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Updates & Resources:Inciweb incident Information: UpdatesMonterey County Emergency Services: InformationThose affected by wildfires can apply for disaster assistance by visiting, downloading the FEMA app or calling (800) 621-3362.Note: This page below also includes archived stories from past fire coverage.

Harvesting Under Smoky Skies

With sheer precision, a farm worker harvests a row of strawberries. He tosses the bruised berries that won’t sell on the ground, the others into plastic packaging. It’s hard work, even without a pandemic and wildfires. 


About ten days ago, the River Fire broke out near Salinas and air quality turned hazardous.

No matter smoky skies, heat, rain, or the coronavirus, the people who harvest our food face the elements everyday. Staying home isn’t an option when your paycheck depends on how much you pick. 

Jesus Ahumada, an ag foreman, oversees a team of 65 people. They begin the day at an organic field off River Road. 

The sky is grey and smoke is in the air. Last week, it was much worse. The sun glowed orange and ash rained down.

“It hurt our sinuses the smoke was so thick,” said Ahumada in Spanish, translated by Bob Gomez.

Ahumada made the call to stop work for one day. 

“We decided to tell the supervisor we had to stop working because the smoke was really too intense,” he said. 

Credit Erika Mahoney
This week, air quality has improved. The farm workers had on cloth face coverings to protect themselves and others against COVID-19.

Henry Gonzales knows first-hand what this job takes. He was a migrant farm worker when he was a child. Now, he’s the agricultural commissioner for Monterey County. 

As we stand looking out over the field, I overhear Gonzales tell Ahumada, “you’re a really good supervisor.” 

Credit Erika Mahoney
Jesus Ahumada, an ag foreman, and Henry Gonzales, the agricultural commissioner for Monterey County, look out over the strawberry field.

As a farm worker snaps the packages of strawberries closed, Gonzales said showing up to this job can be a risk. But the fruits and vegetables don’t wait.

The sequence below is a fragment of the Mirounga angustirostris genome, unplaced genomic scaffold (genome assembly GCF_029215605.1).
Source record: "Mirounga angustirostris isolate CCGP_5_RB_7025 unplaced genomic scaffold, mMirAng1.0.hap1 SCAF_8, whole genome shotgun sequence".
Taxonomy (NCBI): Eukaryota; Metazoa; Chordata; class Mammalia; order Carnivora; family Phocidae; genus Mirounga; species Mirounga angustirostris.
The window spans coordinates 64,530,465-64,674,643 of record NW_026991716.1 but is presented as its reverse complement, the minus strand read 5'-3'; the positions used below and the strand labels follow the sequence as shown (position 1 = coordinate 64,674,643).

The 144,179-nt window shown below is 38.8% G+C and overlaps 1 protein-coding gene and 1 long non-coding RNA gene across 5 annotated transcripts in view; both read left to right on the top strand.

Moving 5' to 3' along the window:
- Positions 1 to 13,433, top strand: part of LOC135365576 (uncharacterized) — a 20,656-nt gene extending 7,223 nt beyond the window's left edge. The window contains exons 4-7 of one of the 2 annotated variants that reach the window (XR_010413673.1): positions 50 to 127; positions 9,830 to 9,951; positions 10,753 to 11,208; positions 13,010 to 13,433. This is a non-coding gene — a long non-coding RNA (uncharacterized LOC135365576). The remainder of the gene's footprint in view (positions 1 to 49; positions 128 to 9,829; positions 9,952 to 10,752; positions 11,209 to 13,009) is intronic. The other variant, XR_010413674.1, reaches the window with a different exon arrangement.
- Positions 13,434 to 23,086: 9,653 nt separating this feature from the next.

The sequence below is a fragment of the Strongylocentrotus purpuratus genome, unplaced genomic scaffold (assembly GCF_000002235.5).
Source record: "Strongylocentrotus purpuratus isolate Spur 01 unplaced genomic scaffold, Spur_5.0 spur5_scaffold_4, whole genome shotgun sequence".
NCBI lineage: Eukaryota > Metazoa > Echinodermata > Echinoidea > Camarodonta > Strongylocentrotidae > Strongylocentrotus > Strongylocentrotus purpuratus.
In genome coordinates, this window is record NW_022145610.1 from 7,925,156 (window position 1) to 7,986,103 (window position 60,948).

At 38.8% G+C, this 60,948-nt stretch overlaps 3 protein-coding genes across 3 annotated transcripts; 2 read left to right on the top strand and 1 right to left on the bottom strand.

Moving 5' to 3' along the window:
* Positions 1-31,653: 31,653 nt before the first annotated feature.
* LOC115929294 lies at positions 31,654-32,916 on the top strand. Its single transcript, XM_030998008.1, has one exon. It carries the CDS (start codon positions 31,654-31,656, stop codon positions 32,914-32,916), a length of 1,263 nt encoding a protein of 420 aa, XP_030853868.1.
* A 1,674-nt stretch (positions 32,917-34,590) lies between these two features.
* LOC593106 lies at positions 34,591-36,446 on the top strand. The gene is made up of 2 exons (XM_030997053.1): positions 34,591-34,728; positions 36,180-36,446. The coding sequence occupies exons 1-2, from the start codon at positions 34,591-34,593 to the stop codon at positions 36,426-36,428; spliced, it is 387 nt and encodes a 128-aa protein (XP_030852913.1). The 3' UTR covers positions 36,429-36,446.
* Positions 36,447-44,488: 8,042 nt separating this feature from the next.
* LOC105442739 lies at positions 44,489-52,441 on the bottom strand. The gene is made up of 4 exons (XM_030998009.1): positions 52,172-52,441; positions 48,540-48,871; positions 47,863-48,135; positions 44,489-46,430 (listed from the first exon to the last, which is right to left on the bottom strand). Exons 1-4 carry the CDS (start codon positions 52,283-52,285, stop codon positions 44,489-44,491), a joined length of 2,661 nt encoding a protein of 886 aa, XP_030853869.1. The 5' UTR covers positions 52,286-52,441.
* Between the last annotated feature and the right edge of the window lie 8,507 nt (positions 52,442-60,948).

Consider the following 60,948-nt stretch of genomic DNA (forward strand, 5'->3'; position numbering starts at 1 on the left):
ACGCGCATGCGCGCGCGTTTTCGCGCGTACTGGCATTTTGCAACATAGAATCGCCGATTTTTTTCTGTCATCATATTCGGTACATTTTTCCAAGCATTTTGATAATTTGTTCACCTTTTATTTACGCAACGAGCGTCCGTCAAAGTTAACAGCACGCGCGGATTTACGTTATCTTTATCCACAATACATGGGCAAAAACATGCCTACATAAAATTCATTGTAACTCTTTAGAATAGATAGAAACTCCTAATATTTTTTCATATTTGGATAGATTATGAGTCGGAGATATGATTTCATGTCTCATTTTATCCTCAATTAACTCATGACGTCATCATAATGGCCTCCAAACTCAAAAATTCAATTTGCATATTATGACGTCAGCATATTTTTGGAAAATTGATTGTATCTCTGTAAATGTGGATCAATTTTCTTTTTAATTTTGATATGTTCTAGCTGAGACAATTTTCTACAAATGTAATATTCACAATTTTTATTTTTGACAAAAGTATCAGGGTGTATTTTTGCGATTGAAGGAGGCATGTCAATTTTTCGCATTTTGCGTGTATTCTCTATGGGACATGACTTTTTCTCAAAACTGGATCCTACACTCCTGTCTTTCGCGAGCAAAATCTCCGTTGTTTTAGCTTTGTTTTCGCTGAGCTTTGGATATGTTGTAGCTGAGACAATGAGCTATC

“They're ready when they're ready,” Gonzales said. “And if you're not there to harvest them, they're going to go to waste.”

Gonzales hurried to collect N-95 respirators for farm workers after the fire broke out. The California Office of Emergency Services (Cal OES) has a stockpile of PPE for essential workers. 

The state has shipped close to 1.4 million N-95 masks to county agricultural commissioners in 35 counties, Cal OES spokesperson Brian Ferguson said. And since Friday, close to 455,000 N-95s have been distributed by ag commissioners for wildfire smoke protection. 

Gonzales said his office has distributed over 150,000 of them to local farm workers within the past week. 

“So those were, I think, really a godsend that we were able to get those considering their scarcity,” he said. “The healthcare field, so many different industries need the N-95s. And we're just very fortunate to have the ability to get those for us as well.”  

Gonzales has asked for about 300,000 more since wildfire season is just beginning.

Credit Erika Mahoney
Social distancing signs mark the entrance to the field.

This year has been a series of adapting to new challenges. Just a few months ago, Gonzales was searching for surgical masks for local farm workers to protect them from the coronavirus. His office has distributed over half a million. As of Wednesday, 1,647 agricultural workers in Monterey County have been sickened with COVID-19. So far, they make up over 20 percent of those in Monterey County who have contracted COVID-19. 

“It's been a tremendously difficult year,” Dr. Caroline Kennedy said. 

Kennedy is the medical director of the Clinic Services Bureau at the Monterey County Health Department. The 10 community health centers treat about 650 people a day.

Kennedy cares for farm workers and their families, who are vulnerable to the virus. She says often, they go home to congested living situations and everyone in the family gets infected.

“I’m frequently testing people who tell me there's no work, there’s no money,” Kennedy said.  

When you’re behind on bills, not showing up to work is a tough choice.

“Do you stay home when the air quality doesn't make you feel well, or do you just go back to work?” Kennedy said.  

Credit Erika Mahoney
Farm workers are paid at least minimum wage. If they pick beyond a certain number of crates, they are paid by the crate.

Farm workers are paid at least minimum wage, but earn more money the more crates they fill.

Agricultural Commissioner Henry Gonzales says going forward he wants to have a stockpile of N-95s set aside for local workers.  

“At the ready and not having to order them from some faraway place and take 10 to 14 days to get here. And by then, it's too late,” Gonzales said. “We really need to have supplies of those on hand.”


Erika Mahoney served as news director and reporter at KAZU, leaving the station in March, 2022.
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